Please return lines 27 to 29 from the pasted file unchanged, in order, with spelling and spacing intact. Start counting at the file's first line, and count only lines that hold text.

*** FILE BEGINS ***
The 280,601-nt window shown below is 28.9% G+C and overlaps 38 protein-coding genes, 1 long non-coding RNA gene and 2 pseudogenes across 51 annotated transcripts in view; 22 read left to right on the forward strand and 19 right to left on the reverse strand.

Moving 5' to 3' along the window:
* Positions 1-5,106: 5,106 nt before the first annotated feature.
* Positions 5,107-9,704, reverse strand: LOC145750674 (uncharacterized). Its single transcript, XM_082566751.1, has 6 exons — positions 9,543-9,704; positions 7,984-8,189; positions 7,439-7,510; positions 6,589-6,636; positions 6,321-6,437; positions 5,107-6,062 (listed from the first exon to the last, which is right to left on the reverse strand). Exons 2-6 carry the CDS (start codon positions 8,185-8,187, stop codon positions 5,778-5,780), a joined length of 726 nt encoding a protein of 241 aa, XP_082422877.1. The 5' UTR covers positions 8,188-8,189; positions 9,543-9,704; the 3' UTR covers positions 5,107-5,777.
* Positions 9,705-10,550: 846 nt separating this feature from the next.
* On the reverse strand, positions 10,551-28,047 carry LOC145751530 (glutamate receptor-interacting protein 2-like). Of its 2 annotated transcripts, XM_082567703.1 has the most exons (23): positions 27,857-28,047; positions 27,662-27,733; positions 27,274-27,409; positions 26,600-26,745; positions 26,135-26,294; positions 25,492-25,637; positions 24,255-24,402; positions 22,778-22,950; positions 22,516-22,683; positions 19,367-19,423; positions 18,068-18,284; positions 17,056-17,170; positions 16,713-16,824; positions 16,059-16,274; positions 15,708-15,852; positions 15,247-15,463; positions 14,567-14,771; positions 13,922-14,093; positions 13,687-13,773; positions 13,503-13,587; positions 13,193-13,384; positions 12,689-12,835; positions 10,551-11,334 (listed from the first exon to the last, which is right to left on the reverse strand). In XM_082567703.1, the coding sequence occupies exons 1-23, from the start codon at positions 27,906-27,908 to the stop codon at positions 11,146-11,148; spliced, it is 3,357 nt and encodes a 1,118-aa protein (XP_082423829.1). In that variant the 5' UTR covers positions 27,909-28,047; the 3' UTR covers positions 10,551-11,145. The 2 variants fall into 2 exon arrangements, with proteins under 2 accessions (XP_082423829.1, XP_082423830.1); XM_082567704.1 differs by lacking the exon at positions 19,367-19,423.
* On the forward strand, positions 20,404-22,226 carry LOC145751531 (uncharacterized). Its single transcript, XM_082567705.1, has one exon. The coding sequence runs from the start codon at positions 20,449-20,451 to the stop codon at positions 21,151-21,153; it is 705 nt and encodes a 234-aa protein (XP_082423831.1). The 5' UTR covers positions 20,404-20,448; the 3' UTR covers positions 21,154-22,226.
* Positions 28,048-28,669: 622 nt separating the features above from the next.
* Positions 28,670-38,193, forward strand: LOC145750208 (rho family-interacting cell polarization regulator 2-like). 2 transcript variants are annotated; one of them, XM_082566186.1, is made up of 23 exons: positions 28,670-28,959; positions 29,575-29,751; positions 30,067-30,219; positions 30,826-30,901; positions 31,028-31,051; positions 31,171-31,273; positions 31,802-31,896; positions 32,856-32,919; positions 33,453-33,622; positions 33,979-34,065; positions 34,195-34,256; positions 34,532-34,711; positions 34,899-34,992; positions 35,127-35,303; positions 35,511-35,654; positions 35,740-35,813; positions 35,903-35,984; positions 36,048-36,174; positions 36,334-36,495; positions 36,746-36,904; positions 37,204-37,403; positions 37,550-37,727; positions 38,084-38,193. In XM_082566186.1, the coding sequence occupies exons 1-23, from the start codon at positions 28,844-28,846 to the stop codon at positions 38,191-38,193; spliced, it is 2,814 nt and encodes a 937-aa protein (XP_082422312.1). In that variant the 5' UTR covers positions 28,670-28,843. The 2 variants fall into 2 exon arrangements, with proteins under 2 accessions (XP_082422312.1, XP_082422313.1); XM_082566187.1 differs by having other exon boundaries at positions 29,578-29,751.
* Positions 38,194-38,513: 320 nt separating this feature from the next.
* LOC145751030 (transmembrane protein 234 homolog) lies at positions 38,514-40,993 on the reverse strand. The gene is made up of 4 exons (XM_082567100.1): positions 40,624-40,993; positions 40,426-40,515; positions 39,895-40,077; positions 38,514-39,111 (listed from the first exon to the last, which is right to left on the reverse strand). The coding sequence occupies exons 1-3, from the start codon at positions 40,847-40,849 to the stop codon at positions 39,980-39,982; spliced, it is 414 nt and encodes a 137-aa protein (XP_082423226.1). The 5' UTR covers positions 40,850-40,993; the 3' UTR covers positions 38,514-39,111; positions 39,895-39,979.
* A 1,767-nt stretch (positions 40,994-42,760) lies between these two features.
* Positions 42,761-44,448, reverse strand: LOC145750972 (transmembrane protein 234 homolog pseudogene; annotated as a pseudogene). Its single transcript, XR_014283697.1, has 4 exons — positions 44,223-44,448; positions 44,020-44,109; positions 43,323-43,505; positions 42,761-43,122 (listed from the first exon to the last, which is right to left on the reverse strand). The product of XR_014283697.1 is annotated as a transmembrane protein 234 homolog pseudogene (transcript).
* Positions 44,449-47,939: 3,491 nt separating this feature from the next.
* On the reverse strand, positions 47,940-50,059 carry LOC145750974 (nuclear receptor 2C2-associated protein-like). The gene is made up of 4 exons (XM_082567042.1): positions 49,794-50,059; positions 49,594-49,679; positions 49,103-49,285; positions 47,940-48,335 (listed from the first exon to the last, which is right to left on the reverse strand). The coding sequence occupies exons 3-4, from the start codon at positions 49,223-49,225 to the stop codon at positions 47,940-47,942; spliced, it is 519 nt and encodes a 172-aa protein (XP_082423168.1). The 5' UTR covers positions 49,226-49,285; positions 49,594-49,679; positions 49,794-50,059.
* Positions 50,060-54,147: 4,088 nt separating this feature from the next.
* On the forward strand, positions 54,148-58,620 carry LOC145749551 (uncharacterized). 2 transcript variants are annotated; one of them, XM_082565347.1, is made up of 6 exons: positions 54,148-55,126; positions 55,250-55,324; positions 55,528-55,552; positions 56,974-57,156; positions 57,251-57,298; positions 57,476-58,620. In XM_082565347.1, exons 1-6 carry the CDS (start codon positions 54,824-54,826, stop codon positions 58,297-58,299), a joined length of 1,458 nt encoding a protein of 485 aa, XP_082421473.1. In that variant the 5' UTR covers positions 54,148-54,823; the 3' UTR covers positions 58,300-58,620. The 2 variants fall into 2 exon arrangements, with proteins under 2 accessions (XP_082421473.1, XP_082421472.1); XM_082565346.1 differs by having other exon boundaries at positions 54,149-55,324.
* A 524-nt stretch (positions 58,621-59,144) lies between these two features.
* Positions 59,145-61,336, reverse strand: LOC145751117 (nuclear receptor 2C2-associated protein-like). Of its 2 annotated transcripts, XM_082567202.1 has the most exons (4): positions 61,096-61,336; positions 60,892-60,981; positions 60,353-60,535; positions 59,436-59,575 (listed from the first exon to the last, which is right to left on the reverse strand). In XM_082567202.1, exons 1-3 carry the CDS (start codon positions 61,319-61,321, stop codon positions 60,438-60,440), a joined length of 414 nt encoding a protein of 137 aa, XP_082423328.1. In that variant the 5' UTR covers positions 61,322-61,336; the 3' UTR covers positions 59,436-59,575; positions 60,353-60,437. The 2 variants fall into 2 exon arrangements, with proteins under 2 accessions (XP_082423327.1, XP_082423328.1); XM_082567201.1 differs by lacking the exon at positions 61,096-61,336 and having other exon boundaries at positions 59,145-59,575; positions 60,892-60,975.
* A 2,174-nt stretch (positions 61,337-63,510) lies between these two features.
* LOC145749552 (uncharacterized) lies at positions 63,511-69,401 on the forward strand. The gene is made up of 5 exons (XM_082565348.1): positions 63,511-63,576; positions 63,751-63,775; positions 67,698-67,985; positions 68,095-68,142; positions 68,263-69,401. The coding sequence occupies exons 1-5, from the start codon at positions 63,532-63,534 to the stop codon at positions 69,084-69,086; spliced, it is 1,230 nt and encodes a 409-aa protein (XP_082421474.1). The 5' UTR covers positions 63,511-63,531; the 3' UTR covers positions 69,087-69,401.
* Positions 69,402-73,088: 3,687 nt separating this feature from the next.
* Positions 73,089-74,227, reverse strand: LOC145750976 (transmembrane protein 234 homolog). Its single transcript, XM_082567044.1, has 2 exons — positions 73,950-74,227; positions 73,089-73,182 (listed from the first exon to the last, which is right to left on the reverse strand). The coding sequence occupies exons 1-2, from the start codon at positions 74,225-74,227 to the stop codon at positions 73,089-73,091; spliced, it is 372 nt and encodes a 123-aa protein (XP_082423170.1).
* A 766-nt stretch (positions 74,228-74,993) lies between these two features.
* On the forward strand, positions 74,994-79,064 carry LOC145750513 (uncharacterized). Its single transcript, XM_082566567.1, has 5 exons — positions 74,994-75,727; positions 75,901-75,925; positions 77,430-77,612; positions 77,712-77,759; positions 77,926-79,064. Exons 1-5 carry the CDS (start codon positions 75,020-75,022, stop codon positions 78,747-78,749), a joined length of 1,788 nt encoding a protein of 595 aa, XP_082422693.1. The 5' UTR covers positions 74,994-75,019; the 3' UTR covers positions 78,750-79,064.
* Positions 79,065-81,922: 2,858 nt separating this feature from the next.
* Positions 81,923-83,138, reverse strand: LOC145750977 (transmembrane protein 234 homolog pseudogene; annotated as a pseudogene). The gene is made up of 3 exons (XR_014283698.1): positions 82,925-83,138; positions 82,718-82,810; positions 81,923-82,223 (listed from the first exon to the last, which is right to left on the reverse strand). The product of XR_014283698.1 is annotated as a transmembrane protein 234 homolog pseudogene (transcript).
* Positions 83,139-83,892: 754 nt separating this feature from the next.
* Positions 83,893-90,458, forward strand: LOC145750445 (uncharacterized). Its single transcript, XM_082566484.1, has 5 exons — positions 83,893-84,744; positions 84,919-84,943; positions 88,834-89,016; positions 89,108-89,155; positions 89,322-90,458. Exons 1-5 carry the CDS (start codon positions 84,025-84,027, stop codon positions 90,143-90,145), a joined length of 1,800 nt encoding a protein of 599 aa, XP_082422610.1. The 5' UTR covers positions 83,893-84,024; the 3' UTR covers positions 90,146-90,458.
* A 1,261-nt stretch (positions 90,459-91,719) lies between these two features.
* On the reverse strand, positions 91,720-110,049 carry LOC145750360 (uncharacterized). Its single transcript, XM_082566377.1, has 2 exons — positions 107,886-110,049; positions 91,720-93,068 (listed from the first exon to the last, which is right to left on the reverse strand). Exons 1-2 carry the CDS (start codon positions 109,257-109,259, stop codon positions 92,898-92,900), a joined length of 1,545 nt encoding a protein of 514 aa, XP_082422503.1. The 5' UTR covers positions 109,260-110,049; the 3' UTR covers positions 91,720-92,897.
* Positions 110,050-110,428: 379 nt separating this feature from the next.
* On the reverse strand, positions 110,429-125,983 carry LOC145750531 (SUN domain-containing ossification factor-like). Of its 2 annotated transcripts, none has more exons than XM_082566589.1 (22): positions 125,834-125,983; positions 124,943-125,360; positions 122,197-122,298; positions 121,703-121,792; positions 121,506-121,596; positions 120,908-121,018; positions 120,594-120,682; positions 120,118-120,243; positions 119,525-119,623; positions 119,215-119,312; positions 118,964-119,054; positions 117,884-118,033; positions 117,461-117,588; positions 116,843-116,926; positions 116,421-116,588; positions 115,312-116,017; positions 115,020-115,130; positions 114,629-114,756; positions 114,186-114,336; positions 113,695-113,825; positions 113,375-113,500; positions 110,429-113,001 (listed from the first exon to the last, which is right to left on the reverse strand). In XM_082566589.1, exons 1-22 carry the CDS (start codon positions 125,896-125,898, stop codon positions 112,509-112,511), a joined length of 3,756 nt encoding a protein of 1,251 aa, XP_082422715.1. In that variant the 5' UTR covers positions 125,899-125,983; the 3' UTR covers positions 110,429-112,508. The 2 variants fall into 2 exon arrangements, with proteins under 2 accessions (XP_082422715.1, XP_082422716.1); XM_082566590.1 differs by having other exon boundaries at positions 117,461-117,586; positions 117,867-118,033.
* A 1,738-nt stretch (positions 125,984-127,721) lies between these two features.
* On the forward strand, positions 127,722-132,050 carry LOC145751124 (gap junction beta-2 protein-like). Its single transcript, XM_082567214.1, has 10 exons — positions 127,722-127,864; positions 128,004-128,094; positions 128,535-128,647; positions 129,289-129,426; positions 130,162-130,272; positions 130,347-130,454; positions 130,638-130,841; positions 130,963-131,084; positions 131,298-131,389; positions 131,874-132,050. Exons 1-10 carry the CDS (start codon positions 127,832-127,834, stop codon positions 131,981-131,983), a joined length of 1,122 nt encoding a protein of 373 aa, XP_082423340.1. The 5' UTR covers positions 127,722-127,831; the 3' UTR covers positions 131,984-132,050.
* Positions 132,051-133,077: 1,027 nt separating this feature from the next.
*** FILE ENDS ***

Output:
* Positions 81,923-83,138, reverse strand: LOC145750977 (transmembrane protein 234 homolog pseudogene; annotated as a pseudogene). The gene is made up of 3 exons (XR_014283698.1): positions 82,925-83,138; positions 82,718-82,810; positions 81,923-82,223 (listed from the first exon to the last, which is right to left on the reverse strand). The product of XR_014283698.1 is annotated as a transmembrane protein 234 homolog pseudogene (transcript).
* Positions 83,139-83,892: 754 nt separating this feature from the next.
* Positions 83,893-90,458, forward strand: LOC145750445 (uncharacterized). Its single transcript, XM_082566484.1, has 5 exons — positions 83,893-84,744; positions 84,919-84,943; positions 88,834-89,016; positions 89,108-89,155; positions 89,322-90,458. Exons 1-5 carry the CDS (start codon positions 84,025-84,027, stop codon positions 90,143-90,145), a joined length of 1,800 nt encoding a protein of 599 aa, XP_082422610.1. The 5' UTR covers positions 83,893-84,024; the 3' UTR covers positions 90,146-90,458.